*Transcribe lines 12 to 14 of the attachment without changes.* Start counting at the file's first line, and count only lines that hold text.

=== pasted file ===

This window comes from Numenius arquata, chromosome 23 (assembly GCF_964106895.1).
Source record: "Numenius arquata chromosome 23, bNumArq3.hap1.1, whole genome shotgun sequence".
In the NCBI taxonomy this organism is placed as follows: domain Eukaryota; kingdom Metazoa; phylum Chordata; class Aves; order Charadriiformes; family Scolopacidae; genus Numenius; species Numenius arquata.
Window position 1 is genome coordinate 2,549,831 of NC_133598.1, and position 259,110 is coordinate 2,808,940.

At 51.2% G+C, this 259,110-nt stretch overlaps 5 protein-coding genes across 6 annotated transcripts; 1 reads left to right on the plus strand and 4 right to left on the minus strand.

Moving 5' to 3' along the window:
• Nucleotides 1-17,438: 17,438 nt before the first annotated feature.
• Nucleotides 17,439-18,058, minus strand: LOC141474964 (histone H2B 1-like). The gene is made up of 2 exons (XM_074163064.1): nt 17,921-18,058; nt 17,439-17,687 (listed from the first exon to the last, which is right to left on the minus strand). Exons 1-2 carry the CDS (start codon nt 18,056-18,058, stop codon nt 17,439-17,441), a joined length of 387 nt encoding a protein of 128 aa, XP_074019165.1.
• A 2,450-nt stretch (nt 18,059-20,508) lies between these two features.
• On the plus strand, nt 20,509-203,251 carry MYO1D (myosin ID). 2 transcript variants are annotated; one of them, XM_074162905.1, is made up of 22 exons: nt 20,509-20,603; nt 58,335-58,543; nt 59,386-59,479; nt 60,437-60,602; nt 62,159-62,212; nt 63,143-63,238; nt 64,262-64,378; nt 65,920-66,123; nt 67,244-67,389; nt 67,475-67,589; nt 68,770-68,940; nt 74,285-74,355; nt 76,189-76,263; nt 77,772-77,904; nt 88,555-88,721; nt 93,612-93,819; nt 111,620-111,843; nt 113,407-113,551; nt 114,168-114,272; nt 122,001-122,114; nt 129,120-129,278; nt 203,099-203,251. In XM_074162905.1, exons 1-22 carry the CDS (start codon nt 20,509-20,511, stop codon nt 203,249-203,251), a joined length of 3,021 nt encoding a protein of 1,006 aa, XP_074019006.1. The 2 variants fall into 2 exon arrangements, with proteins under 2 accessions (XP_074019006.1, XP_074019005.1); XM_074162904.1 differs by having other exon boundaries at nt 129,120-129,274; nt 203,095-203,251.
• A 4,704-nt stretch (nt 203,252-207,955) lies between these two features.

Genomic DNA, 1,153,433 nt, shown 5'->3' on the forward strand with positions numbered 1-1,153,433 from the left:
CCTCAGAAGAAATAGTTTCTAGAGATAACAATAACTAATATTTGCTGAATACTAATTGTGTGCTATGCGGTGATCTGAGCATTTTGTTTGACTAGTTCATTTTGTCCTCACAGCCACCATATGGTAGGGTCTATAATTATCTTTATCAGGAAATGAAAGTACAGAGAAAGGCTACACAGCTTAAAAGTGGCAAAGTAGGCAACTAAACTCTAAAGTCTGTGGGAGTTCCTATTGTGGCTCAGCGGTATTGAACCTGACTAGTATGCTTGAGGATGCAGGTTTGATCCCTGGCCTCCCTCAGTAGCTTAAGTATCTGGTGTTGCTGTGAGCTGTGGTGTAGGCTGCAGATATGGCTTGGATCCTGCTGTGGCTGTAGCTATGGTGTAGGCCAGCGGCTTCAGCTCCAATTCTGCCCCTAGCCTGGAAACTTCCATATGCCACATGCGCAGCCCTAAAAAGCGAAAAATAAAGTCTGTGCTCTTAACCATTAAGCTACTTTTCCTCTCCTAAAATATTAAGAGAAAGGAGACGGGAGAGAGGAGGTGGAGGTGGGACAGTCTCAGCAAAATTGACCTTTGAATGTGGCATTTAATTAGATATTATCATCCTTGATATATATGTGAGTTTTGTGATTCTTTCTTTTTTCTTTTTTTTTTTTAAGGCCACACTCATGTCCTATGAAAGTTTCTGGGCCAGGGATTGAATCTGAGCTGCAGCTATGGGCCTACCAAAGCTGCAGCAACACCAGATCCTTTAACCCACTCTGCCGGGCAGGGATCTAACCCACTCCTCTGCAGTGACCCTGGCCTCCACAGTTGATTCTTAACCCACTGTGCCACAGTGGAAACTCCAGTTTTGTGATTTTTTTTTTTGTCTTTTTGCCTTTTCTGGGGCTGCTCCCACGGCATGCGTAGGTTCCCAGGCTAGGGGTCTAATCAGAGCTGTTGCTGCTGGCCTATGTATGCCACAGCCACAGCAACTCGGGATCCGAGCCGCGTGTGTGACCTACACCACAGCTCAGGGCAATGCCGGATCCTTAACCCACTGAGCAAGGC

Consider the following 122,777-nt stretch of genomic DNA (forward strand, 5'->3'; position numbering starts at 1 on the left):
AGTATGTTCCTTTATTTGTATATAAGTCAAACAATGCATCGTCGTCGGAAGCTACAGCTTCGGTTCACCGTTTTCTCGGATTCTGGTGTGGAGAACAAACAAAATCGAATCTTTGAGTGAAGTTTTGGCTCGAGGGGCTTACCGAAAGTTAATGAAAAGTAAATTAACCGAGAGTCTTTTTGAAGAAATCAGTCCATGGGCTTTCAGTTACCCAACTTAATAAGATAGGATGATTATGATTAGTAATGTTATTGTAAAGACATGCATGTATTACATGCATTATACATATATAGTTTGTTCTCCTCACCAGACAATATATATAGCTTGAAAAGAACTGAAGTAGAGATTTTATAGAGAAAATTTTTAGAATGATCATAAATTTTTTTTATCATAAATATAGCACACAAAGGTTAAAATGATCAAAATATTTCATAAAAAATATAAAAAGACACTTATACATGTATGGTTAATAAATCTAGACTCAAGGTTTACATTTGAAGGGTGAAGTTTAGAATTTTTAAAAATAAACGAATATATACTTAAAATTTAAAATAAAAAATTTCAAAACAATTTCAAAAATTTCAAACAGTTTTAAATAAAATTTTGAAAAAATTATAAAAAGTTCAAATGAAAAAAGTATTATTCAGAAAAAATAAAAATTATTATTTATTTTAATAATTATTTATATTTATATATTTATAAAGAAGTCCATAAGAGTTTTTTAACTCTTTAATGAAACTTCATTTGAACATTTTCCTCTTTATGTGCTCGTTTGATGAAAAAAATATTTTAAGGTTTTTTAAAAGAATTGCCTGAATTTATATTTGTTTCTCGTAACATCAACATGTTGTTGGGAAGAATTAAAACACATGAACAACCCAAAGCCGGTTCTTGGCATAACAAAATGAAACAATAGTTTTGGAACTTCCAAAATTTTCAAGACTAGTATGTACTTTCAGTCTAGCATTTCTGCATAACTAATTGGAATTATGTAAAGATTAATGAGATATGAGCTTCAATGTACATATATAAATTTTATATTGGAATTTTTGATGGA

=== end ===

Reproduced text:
Genomic DNA, 1,153,433 nt, shown 5'->3' on the forward strand with positions numbered 1-1,153,433 from the left:
CCTCAGAAGAAATAGTTTCTAGAGATAACAATAACTAATATTTGCTGAATACTAATTGTGTGCTATGCGGTGATCTGAGCATTTTGTTTGACTAGTTCATTTTGTCCTCACAGCCACCATATGGTAGGGTCTATAATTATCTTTATCAGGAAATGAAAGTACAGAGAAAGGCTACACAGCTTAAAAGTGGCAAAGTAGGCAACTAAACTCTAAAGTCTGTGGGAGTTCCTATTGTGGCTCAGCGGTATTGAACCTGACTAGTATGCTTGAGGATGCAGGTTTGATCCCTGGCCTCCCTCAGTAGCTTAAGTATCTGGTGTTGCTGTGAGCTGTGGTGTAGGCTGCAGATATGGCTTGGATCCTGCTGTGGCTGTAGCTATGGTGTAGGCCAGCGGCTTCAGCTCCAATTCTGCCCCTAGCCTGGAAACTTCCATATGCCACATGCGCAGCCCTAAAAAGCGAAAAATAAAGTCTGTGCTCTTAACCATTAAGCTACTTTTCCTCTCCTAAAATATTAAGAGAAAGGAGACGGGAGAGAGGAGGTGGAGGTGGGACAGTCTCAGCAAAATTGACCTTTGAATGTGGCATTTAATTAGATATTATCATCCTTGATATATATGTGAGTTTTGTGATTCTTTCTTTTTTCTTTTTTTTTTTTAAGGCCACACTCATGTCCTATGAAAGTTTCTGGGCCAGGGATTGAATCTGAGCTGCAGCTATGGGCCTACCAAAGCTGCAGCAACACCAGATCCTTTAACCCACTCTGCCGGGCAGGGATCTAACCCACTCCTCTGCAGTGACCCTGGCCTCCACAGTTGATTCTTAACCCACTGTGCCACAGTGGAAACTCCAGTTTTGTGATTTTTTTTTTTGTCTTTTTGCCTTTTCTGGGGCTGCTCCCACGGCATGCGTAGGTTCCCAGGCTAGGGGTCTAATCAGAGCTGTTGCTGCTGGCCTATGTATGCCACAGCCACAGCAACTCGGGATCCGAGCCGCGTGTGTGACCTACACCACAGCTCAGGGCAATGCCGGATCCTTAACCCACTGAGCAAGGC

Consider the following 122,777-nt stretch of genomic DNA (forward strand, 5'->3'; position numbering starts at 1 on the left):